CHILDREN and adults who receive speech and language therapy in Wales could lose out in future if services fall victim to NHS cost-cutting, experts are warning.

Therapists, people who have used speech and language services, and student therapists held a rally at the Senedd in Cardiff, saying services could become an easy target for cutbacks in tough budgetary times.

The event was held as part of the Royal College of Speech and Language Therapists’ (RCSLT) Giving Voice campaign, which aims to persuade governments to see speech and language therapy as a cost-saving intervention – helping prevent intervention later in a patient’s life – rather than an easy target for making savings.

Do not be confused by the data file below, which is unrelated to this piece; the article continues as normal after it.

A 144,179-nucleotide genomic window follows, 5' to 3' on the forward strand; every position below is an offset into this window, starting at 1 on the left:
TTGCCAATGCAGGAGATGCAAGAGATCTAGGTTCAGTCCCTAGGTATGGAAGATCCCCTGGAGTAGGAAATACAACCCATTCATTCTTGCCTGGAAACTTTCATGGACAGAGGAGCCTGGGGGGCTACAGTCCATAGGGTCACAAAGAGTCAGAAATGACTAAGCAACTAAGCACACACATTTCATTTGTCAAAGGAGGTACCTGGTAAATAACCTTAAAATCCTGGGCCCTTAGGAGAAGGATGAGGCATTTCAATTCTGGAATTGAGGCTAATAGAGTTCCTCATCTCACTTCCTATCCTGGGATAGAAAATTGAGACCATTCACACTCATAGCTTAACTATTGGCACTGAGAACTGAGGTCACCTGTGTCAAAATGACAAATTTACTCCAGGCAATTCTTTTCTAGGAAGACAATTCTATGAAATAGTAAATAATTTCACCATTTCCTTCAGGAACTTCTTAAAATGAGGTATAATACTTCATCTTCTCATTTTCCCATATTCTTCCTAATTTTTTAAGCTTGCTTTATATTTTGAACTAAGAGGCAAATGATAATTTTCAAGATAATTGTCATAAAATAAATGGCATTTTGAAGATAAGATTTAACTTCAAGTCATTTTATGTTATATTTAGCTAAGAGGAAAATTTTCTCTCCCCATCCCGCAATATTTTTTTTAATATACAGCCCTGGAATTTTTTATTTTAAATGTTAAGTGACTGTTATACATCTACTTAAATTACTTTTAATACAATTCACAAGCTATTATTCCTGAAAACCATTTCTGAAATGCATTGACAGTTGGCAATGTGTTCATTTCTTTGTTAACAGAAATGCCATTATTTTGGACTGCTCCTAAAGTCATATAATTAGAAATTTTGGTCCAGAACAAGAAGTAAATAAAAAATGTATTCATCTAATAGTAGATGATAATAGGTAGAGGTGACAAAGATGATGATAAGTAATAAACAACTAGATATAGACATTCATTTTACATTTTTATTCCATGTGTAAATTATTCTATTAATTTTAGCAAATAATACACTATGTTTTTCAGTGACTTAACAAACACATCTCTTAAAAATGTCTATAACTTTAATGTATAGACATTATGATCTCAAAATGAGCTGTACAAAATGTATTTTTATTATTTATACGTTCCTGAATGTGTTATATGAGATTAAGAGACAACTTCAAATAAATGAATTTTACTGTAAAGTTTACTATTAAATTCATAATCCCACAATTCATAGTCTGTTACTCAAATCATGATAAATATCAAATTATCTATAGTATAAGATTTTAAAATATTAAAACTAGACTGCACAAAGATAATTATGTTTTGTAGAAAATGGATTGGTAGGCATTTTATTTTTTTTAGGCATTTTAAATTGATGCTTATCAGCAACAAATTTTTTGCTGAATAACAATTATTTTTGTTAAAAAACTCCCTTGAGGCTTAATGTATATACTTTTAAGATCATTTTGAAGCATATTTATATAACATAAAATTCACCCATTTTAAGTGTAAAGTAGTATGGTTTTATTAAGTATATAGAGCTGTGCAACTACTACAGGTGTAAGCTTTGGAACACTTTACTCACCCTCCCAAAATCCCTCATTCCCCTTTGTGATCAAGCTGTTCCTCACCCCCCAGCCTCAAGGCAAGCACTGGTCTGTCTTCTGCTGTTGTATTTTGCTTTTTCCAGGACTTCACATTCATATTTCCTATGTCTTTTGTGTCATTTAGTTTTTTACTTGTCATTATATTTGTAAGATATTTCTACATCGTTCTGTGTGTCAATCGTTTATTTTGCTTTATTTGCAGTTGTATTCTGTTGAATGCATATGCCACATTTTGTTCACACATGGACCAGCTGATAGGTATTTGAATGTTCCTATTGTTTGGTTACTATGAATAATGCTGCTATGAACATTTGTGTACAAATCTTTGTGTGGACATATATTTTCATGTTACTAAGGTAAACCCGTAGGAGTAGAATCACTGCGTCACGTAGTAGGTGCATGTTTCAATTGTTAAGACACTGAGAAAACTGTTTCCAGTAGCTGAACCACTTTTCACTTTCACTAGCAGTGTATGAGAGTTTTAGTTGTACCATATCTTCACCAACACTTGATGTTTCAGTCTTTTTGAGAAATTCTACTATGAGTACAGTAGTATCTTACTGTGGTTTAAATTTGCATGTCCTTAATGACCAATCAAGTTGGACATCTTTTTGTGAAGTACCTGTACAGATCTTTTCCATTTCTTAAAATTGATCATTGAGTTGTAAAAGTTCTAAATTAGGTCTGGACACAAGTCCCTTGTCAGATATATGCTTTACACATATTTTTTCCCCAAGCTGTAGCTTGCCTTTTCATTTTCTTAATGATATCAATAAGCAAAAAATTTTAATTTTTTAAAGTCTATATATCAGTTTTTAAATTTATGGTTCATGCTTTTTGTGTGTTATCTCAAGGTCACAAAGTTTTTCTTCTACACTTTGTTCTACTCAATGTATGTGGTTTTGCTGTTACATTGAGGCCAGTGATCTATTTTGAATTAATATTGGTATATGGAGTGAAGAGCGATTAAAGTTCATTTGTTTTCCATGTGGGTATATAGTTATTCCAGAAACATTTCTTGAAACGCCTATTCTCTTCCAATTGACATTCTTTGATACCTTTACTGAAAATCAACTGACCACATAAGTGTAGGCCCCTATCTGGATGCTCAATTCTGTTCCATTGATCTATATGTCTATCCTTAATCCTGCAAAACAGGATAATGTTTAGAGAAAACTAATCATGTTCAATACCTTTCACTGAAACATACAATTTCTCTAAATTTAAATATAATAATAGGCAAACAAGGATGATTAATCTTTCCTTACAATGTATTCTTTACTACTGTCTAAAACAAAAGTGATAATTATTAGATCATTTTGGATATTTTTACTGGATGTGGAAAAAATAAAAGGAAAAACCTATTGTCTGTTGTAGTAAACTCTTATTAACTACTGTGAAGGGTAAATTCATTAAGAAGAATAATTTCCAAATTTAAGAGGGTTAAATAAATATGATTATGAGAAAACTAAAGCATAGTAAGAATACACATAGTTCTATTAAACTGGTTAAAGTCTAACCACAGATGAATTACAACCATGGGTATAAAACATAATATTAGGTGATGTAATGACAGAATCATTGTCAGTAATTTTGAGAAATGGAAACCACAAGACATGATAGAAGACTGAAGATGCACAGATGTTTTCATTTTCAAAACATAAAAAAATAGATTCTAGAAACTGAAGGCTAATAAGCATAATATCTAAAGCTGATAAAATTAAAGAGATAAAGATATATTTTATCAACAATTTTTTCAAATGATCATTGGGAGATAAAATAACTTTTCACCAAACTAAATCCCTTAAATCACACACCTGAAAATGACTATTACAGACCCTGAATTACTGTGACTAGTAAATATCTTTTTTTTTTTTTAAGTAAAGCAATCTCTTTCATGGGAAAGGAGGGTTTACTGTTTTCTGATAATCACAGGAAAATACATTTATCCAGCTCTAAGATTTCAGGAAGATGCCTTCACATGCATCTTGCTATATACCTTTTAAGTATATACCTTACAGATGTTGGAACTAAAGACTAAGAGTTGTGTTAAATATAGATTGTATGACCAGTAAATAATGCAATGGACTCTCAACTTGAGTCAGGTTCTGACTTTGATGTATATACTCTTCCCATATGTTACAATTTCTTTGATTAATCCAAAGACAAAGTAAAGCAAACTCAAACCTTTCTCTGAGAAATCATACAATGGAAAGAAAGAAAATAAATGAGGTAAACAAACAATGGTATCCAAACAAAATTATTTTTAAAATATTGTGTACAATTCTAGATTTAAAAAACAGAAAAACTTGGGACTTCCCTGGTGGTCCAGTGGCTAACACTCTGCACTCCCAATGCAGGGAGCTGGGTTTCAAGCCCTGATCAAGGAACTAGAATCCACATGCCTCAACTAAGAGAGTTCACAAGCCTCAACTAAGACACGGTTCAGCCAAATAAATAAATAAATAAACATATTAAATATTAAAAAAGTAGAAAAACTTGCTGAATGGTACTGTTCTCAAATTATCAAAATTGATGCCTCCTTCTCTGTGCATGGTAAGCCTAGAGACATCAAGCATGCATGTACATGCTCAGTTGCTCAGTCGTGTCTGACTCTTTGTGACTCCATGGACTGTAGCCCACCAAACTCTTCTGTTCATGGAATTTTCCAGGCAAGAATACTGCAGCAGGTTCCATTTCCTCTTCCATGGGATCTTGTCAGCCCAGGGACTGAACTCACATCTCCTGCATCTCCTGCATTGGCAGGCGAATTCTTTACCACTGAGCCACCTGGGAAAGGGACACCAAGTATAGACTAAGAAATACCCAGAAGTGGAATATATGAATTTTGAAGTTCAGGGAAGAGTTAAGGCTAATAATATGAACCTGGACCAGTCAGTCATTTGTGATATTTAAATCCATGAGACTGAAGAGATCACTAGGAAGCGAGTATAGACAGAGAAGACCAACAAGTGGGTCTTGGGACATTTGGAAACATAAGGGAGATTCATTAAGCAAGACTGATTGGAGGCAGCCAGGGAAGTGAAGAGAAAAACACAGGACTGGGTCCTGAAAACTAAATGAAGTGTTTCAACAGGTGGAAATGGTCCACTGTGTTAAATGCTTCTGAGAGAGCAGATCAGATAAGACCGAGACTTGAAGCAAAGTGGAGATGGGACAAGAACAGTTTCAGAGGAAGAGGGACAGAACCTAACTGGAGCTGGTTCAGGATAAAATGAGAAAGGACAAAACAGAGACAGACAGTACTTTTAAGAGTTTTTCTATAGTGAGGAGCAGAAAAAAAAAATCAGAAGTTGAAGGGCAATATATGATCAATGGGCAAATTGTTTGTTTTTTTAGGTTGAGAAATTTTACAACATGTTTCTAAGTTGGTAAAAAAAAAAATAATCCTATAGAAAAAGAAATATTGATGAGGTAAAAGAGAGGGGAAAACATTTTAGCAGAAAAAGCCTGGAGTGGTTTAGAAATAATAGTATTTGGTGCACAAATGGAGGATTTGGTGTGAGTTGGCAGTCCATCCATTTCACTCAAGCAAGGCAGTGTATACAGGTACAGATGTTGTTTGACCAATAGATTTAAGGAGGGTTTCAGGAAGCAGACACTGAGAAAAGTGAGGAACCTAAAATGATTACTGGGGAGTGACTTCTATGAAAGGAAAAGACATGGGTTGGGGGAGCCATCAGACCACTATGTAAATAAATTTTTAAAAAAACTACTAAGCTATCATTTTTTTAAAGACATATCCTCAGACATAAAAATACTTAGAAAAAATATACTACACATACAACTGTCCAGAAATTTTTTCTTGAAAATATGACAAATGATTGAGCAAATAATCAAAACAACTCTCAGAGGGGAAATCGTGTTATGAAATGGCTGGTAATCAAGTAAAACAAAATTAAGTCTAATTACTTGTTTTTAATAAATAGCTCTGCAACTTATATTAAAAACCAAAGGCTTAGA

Gwent-based Dr Alison Stroud, Wales policy officer for the RCSLT, said a key worry is that training numbers could be cut in future, leaving a shortfall in therapists several years down the line.

She said: “Student commissioning figures have not been finalised, but they could be down.

“We had a shortage of speech and language therapists in Wales several years ago and that caused big delays for people needing therapy.

“We don’t want to see that happening again.

“We’re not asking for more, just asking that we not lose what we have.

“A lot of people think speech and language is just elocution lessons, but it is much more than that.

“Speech, language and communications problems can be disabling and cause enormous social, mental and economic hardship for sufferers and their families.

“Early intervention by speech and language therapists has been shown to unlock the potential of these people and save money for already stretched NHS services.

“In Wales, speech, language and communication disability are widespread, and that support must be readily accessible.”